# sklearn.metrics.pairwise.manhattan_distances¶

sklearn.metrics.pairwise.manhattan_distances(X, Y=None, *, sum_over_features=True)[source]

Compute the L1 distances between the vectors in X and Y.

With sum_over_features equal to False it returns the componentwise distances.

Read more in the User Guide.

Parameters
Xarray-like of shape (n_samples_X, n_features)
Yarray-like of shape (n_samples_Y, n_features), default=None
sum_over_featuresbool, default=True

If True the function returns the pairwise distance matrix else it returns the componentwise L1 pairwise-distances. Not supported for sparse matrix inputs.

Returns
Dndarray of shape (n_samples_X * n_samples_Y, n_features) or (n_samples_X, n_samples_Y)

If sum_over_features is False shape is (n_samples_X * n_samples_Y, n_features) and D contains the componentwise L1 pairwise-distances (ie. absolute difference), else shape is (n_samples_X, n_samples_Y) and D contains the pairwise L1 distances.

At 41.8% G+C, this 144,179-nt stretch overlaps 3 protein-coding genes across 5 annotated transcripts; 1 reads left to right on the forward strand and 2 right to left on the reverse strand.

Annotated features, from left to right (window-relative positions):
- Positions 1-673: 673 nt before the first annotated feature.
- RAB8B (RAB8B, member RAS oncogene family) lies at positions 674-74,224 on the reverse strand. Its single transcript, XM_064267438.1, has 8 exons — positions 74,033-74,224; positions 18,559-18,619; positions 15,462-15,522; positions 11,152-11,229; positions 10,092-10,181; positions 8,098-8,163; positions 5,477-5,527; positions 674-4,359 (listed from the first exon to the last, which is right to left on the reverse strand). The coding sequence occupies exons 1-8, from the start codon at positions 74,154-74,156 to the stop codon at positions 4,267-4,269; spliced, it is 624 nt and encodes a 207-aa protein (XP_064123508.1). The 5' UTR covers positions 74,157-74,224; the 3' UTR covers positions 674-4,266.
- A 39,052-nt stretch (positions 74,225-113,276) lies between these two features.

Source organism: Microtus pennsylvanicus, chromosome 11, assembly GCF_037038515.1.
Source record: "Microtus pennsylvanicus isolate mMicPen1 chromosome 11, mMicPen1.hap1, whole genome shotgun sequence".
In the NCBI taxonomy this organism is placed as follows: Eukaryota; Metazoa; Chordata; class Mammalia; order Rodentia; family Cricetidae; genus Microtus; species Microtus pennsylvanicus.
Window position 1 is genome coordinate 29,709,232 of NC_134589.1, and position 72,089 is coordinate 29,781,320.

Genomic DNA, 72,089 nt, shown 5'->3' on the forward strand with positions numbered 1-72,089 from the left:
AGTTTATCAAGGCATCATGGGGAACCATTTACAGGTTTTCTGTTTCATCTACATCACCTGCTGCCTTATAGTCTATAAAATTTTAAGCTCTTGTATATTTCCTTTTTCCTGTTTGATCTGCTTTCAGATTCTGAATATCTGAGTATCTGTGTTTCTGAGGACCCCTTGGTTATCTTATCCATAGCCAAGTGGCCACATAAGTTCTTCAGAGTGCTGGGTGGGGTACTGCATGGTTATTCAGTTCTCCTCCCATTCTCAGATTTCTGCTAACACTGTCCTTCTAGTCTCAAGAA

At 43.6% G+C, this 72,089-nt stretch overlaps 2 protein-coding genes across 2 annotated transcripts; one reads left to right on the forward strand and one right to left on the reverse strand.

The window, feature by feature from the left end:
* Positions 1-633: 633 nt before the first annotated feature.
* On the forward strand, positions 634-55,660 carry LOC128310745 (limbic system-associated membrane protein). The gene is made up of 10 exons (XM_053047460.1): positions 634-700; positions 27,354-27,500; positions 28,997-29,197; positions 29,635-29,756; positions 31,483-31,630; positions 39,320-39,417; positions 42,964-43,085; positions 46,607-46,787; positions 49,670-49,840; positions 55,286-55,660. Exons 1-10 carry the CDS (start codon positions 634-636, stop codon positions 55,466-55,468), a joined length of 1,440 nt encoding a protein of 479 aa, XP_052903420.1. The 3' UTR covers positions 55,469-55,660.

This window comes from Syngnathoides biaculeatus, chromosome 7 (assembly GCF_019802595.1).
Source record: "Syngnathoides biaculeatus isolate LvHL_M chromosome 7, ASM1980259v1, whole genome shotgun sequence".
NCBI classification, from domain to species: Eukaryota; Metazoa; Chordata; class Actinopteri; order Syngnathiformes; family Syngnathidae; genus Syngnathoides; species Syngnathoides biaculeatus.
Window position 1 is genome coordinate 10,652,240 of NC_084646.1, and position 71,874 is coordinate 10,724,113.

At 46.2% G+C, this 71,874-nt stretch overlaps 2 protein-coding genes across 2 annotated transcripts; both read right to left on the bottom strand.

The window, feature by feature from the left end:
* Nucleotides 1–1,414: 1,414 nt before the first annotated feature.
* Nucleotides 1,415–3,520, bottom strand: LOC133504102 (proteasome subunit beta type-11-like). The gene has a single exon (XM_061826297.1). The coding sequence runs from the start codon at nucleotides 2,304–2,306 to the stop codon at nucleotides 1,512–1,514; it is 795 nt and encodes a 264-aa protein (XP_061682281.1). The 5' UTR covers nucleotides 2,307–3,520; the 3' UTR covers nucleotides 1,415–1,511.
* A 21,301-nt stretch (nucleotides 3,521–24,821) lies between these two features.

Notes

When X and/or Y are CSR sparse matrices and they are not already in canonical format, this function modifies them in-place to make them canonical.

Examples

>>> from sklearn.metrics.pairwise import manhattan_distances
>>> manhattan_distances([[3]], [[3]])
array([[0.]])
>>> manhattan_distances([[3]], [[2]])
array([[1.]])
>>> manhattan_distances([[2]], [[3]])
array([[1.]])
>>> manhattan_distances([[1, 2], [3, 4]],         [[1, 2], [0, 3]])
array([[0., 2.],
[4., 4.]])
>>> import numpy as np
>>> X = np.ones((1, 2))
>>> y = np.full((2, 2), 2.)
>>> manhattan_distances(X, y, sum_over_features=False)
array([[1., 1.],
[1., 1.]])